Walking the streets of Shanghai, one may notice the people bustling past in rich garbs of fancy coats, expensive boots, toting quality purses—emblems of their high status in a diverse city. On the same street, an amputee beggar jingles a small bowl of coins in one hand, pulling himself along with the other while his body rests upon a wheeled wooden slab.
Within one city lie two divides, two separate worlds that rarely, if ever, intersect. The superrich hurry past without a single glance at the minorities, disabled, and poor mingling along the margins. These are the faceless and voiceless of China.
Among these, I spent my week. As I moved forward to introduce myself, they held themselves back, as though trying to hide themselves. Though smiles adorned their faces, a cautiousness dictated their movements. An apprehensive cloud loomed over them, not knowing what this stranger would be like, how she would react to their conspicuous handicaps. Over the course of the week, I learned some of their stories of loneliness and tragedy, of abandonment and hopelessness. Some grew up in government orphanages, others in Christian ones. All shared a history of loss.
“I will give them—within the walls of my house—a memorial and a name far greater than sons and daughters could give. For the name I give them is an everlasting one. It will never disappear!”
When a child becomes an orphan, she experiences loss not only of her parents, but also of her sense of identity, of having roots, of worth. She loses what we all have and take for granted—a family surname—and takes on the name of her city instead. The name identifies her as a nobody, an unwanted. Every time she meets someone, the introduction reminds her over and over: “You are nothing. You belong to no one.” This ominous voice, sounding through her head, draining into her veins, bleeding into her soul—this voice is her childhood companion, the liar stealing her joy.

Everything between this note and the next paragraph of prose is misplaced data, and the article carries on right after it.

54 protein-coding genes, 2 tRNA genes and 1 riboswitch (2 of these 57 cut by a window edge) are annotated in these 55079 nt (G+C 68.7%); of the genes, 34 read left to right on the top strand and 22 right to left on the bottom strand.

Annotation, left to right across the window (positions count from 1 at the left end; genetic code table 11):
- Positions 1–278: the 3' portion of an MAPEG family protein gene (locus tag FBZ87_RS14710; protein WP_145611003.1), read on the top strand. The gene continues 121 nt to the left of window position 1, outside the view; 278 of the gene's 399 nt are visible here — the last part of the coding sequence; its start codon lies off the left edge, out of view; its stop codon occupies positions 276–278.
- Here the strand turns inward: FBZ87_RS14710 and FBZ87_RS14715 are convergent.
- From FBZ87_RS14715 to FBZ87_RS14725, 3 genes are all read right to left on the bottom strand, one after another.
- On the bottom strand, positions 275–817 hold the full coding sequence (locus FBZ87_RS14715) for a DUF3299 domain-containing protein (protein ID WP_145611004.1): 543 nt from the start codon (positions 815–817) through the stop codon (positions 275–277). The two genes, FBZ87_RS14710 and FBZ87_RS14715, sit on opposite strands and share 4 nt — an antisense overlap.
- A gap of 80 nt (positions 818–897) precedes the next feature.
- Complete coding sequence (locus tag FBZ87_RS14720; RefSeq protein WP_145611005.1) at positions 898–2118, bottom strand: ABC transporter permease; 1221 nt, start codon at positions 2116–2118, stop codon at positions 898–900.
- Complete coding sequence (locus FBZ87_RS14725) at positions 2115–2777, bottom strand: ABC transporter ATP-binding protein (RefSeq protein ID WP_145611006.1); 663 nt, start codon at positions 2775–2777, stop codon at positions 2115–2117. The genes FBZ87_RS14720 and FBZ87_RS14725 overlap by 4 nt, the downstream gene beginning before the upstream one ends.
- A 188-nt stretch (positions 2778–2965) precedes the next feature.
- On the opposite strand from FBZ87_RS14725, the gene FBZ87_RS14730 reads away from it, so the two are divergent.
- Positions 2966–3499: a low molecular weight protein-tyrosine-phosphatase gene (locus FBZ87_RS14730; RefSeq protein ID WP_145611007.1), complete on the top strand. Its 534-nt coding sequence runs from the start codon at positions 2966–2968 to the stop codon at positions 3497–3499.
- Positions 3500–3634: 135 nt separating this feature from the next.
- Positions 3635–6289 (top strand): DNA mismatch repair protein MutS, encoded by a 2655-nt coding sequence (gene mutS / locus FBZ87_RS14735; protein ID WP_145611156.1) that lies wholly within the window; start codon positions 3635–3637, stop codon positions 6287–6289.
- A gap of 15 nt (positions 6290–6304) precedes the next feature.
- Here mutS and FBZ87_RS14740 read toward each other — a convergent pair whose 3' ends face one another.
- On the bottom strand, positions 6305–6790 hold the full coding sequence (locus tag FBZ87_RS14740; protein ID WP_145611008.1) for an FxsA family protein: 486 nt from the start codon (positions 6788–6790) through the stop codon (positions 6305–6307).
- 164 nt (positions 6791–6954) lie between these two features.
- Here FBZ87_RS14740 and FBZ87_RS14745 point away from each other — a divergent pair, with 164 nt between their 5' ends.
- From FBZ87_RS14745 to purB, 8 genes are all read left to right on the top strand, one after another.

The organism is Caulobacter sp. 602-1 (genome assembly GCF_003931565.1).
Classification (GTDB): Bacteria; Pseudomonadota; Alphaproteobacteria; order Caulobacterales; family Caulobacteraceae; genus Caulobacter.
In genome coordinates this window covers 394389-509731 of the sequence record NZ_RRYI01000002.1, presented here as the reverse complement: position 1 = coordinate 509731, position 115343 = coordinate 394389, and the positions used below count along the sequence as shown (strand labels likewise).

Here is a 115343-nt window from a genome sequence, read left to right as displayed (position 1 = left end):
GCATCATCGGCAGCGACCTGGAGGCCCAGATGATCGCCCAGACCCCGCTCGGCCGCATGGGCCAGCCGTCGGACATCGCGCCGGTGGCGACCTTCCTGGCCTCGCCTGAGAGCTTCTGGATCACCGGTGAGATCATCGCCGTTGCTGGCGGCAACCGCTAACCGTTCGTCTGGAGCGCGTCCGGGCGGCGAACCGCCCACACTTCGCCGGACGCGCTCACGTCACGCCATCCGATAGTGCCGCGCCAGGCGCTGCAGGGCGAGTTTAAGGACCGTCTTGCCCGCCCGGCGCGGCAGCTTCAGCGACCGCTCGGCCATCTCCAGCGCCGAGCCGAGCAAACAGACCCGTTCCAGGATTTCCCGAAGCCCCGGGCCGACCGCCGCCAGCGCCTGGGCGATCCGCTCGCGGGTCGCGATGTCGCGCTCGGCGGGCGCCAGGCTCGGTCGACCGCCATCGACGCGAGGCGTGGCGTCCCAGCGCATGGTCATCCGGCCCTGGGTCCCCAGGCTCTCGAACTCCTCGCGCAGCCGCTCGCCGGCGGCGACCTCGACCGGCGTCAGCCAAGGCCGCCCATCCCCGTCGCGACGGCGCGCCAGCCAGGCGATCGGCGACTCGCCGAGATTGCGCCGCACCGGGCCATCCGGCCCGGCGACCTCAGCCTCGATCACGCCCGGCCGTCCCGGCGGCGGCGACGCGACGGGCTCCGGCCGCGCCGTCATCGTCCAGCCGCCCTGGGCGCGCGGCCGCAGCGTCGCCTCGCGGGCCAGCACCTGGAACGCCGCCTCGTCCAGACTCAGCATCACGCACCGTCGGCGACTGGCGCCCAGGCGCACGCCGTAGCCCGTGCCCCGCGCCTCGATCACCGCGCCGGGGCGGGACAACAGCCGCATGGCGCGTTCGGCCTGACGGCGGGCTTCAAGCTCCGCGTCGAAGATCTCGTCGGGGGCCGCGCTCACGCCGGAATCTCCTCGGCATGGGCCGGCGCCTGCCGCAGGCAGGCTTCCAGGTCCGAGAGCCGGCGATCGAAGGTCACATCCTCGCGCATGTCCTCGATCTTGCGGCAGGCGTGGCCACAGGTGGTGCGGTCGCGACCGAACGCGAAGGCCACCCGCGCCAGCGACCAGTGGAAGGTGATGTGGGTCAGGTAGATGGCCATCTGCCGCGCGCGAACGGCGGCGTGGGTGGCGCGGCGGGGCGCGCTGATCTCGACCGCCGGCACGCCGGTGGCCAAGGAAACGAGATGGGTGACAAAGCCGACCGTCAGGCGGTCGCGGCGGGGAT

Then perhaps one day, she hears a different voice. Someone tells her she is loved, not just by anybody, but by the One who created her. Someone shows her what this love means. Someone stays. In her world where she has learned that people will always abandon her, someone stays. And slowly, slowly, slowly, she sheds the armor she has built around herself—piece by piece by piece.
As the girls approached to give introductions, they told me their names. I later learned that the names they gave me were not the names they were given as orphans. They had given themselves new names—names that reflected new lives. The names they gave themselves spoke of grace. The names they gave themselves spoke of home. The names echoed a new voice: one that tells them they are worthy, tells them they finally belong.
Struggling to form the words through her uncooperative mouth, one girl with cerebral palsy shares a piece of her heart: “I learned that God didn’t make me this way because I have bad parents or because I am bad. He created me this way because He loves me.” As she listened to this pronouncement through her own lips, she repeated the words once more. And as she did, her eyes shone with otherworldly confidence and peace, this truth settling into her soul as a beacon of hope.
[Written as a brief reflection on our recent mission trip to Shanghai, China.]
- Renewal Missions: The non-profit we teamed up with for this trip. They are committed to the arduous task of working towards long-term, sustainable assistance to the disabled and orphaned through meaningful relationships and mentorship.
- Renewal Cards: The business side of Renewal Missions. This partnership with Home Sweet Home allows them to provide employment opportunities for orphans with disabilities in China. Each unique card is individually hand-cut, often requiring hours of work.
- Home Sweet Home: A non-profit organization based in Shanghai whose purpose is to support the marginalized through employment, counseling, and community.